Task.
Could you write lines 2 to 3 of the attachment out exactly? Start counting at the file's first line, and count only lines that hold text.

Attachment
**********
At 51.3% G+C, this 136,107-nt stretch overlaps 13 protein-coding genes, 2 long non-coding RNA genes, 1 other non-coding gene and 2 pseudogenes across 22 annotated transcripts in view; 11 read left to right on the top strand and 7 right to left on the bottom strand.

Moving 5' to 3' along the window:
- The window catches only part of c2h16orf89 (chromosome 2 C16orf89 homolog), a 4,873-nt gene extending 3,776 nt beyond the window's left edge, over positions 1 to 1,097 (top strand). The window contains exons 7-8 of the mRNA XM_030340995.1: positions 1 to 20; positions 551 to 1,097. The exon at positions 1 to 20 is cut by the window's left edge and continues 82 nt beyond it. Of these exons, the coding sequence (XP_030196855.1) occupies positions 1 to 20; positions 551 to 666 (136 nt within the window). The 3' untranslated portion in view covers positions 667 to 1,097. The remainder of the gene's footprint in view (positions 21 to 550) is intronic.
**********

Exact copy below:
Moving 5' to 3' along the window:
- The window catches only part of c2h16orf89 (chromosome 2 C16orf89 homolog), a 4,873-nt gene extending 3,776 nt beyond the window's left edge, over positions 1 to 1,097 (top strand). The window contains exons 7-8 of the mRNA XM_030340995.1: positions 1 to 20; positions 551 to 1,097. The exon at positions 1 to 20 is cut by the window's left edge and continues 82 nt beyond it. Of these exons, the coding sequence (XP_030196855.1) occupies positions 1 to 20; positions 551 to 666 (136 nt within the window). The 3' untranslated portion in view covers positions 667 to 1,097. The remainder of the gene's footprint in view (positions 21 to 550) is intronic.